The Early Decision Application deadline is September 6, 2016.

Q:  What do I need to submit by the deadline?

By the September 6th deadline, PharmCAS must receive the following:

  • A complete PharmCAS application
  • All PharmCAS Fees
  • All transcripts from every college or university attended – including transcripts for dual credit taken in high school

If all requirements are not received by the September 6th deadline, PharmCAS will automatically change your status from an Early Decision Applicant to Regular Status. Your application will not be reviewed by the UCSOP until all requirements have been received.

Q: How long does it take to find out if I am accepted for Early Decision admission?

All Early Decision Applicants will be notified of their admissions decision by October 21, 2016.

Q: What happens if I am accepted?

If you are accepted through the Early Decision Program, you will be required to submit a non-refundable $1,000 Early Decision Tuition Deposit. This amount can be split into two $500 payments. The first payment will be due within one week of your notification of acceptance. The second $500 payment will be due by May 1, 2017.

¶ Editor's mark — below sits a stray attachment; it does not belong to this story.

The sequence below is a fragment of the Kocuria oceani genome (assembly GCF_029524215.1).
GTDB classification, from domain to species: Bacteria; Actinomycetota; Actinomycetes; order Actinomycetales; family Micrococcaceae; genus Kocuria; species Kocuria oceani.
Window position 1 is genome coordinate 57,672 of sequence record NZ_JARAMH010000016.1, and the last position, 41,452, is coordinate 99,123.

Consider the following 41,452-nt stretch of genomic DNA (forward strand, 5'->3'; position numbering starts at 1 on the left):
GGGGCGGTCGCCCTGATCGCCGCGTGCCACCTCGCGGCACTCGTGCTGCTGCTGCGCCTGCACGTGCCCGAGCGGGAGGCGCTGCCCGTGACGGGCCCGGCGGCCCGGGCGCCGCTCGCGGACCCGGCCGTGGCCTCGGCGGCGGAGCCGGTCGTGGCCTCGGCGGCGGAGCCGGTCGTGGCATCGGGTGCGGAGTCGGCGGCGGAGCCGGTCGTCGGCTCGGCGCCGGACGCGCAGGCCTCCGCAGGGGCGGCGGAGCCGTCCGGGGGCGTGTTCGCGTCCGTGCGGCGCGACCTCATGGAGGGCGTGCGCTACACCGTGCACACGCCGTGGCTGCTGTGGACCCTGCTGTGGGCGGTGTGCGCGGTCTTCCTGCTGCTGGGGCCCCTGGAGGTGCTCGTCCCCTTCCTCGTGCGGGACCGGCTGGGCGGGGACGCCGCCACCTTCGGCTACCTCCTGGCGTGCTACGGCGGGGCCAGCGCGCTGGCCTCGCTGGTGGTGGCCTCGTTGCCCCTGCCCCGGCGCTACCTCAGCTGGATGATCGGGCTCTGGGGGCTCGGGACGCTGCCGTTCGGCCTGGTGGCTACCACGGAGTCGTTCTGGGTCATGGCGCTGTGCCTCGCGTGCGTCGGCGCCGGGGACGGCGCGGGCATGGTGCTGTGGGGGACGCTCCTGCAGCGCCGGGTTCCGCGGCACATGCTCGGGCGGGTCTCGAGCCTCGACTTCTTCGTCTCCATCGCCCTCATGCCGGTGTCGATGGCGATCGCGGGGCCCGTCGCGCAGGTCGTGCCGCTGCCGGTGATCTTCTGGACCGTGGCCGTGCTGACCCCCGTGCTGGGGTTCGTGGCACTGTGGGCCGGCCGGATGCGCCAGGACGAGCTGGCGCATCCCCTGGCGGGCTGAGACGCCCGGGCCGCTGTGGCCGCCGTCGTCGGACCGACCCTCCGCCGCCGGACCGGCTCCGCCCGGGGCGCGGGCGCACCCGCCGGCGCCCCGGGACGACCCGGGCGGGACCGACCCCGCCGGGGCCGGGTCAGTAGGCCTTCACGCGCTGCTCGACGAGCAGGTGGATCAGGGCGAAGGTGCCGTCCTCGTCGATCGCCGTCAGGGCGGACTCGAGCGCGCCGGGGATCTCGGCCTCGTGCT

Q: Can I change my mind after I am accepted for Early Decision?

A student who is accepted through the Early Decision Process is not eligible to apply to any other PharmCAS pharmacy school during that admissions cycle.

Q: Who do I contact if I have a question about my application or the Early Decision process?

 

Contact: Ms. Stacie Geise, Director of Pharmacy Recruitment & Admissions at staciegeise@ucwv.edu or 304-357-4889.

UCSOP ExRx Bootcamp a Success!

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High school students make ointment in the compounding lab